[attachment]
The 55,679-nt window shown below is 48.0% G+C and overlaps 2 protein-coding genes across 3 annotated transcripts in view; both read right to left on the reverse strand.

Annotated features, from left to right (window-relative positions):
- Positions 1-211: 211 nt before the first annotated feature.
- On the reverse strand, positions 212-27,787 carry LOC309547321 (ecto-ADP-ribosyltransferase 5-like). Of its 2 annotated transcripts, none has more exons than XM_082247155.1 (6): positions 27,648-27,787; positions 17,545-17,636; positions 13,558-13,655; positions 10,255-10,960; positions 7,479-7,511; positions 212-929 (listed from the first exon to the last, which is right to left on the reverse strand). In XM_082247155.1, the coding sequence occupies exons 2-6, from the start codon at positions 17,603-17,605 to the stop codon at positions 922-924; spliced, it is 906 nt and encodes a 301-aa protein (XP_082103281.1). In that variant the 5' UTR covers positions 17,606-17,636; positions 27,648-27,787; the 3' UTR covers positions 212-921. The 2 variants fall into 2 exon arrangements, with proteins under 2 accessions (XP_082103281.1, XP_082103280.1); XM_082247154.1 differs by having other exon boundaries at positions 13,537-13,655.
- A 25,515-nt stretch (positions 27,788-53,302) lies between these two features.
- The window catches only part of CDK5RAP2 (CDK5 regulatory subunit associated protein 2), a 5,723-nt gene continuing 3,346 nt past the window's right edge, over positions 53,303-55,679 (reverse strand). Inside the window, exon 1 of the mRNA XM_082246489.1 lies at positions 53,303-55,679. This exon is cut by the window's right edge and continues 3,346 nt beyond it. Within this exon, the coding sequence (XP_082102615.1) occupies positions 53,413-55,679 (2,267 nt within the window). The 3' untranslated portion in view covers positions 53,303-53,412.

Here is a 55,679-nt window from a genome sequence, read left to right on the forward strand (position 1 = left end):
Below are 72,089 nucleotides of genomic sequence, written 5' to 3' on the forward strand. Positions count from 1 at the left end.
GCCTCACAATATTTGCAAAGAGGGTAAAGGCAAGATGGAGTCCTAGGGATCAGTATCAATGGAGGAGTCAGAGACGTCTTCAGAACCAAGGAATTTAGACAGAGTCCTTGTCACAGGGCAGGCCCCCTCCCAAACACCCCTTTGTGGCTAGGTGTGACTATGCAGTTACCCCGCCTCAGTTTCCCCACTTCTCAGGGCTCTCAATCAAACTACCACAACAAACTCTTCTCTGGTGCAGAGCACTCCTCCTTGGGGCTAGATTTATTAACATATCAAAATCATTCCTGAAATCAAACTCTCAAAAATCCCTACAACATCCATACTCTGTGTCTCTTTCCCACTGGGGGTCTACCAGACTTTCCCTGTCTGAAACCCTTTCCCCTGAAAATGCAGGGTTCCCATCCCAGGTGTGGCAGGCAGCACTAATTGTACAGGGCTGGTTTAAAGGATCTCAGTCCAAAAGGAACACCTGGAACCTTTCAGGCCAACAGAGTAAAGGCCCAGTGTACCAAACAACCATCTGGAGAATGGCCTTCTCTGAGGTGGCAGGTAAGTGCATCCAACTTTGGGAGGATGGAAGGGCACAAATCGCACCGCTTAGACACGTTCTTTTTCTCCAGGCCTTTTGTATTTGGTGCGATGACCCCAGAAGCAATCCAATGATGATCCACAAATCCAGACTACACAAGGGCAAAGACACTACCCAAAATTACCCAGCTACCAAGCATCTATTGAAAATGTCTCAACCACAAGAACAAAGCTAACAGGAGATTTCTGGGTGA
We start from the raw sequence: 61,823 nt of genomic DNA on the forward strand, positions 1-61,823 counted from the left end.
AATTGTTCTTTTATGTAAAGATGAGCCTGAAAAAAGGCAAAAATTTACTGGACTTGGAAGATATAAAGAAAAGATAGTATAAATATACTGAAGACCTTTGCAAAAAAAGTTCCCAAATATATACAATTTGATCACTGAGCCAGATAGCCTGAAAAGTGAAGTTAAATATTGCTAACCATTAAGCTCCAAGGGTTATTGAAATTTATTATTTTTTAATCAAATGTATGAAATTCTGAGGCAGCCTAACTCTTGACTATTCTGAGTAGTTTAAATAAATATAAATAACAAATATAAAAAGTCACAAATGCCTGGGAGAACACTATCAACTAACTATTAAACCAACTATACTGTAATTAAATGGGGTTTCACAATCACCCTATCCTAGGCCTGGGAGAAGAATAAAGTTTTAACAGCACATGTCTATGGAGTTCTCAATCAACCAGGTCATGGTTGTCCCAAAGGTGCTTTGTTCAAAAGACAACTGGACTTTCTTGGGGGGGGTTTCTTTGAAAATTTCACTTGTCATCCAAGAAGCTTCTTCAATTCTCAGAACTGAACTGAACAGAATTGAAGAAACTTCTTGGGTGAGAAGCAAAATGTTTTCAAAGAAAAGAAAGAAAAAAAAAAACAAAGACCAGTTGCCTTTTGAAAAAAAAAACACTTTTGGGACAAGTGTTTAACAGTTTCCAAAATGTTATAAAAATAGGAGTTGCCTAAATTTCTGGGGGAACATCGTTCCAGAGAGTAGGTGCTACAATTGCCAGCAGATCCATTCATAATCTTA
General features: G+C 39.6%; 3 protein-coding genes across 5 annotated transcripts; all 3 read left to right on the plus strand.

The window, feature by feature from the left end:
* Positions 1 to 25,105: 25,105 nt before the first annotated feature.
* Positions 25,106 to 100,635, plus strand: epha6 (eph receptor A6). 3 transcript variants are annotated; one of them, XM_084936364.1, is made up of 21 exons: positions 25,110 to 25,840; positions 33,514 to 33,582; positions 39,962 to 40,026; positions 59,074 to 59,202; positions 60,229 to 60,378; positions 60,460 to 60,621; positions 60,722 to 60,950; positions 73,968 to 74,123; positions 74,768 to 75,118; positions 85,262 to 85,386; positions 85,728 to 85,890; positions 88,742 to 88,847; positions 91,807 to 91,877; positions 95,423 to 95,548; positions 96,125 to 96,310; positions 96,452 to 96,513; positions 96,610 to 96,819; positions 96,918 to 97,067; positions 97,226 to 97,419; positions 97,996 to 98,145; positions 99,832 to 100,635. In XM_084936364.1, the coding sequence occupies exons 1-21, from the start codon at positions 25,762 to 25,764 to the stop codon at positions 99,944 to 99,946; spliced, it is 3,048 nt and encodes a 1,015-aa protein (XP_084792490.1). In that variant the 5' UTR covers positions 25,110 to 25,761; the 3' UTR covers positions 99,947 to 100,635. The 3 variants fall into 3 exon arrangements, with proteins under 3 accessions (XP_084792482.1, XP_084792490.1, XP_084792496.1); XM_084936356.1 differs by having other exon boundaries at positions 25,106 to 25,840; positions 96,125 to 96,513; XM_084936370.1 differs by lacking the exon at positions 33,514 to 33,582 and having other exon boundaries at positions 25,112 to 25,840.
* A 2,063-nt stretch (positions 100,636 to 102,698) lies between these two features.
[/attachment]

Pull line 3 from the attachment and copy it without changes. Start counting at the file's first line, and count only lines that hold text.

- Positions 1-211: 211 nt before the first annotated feature.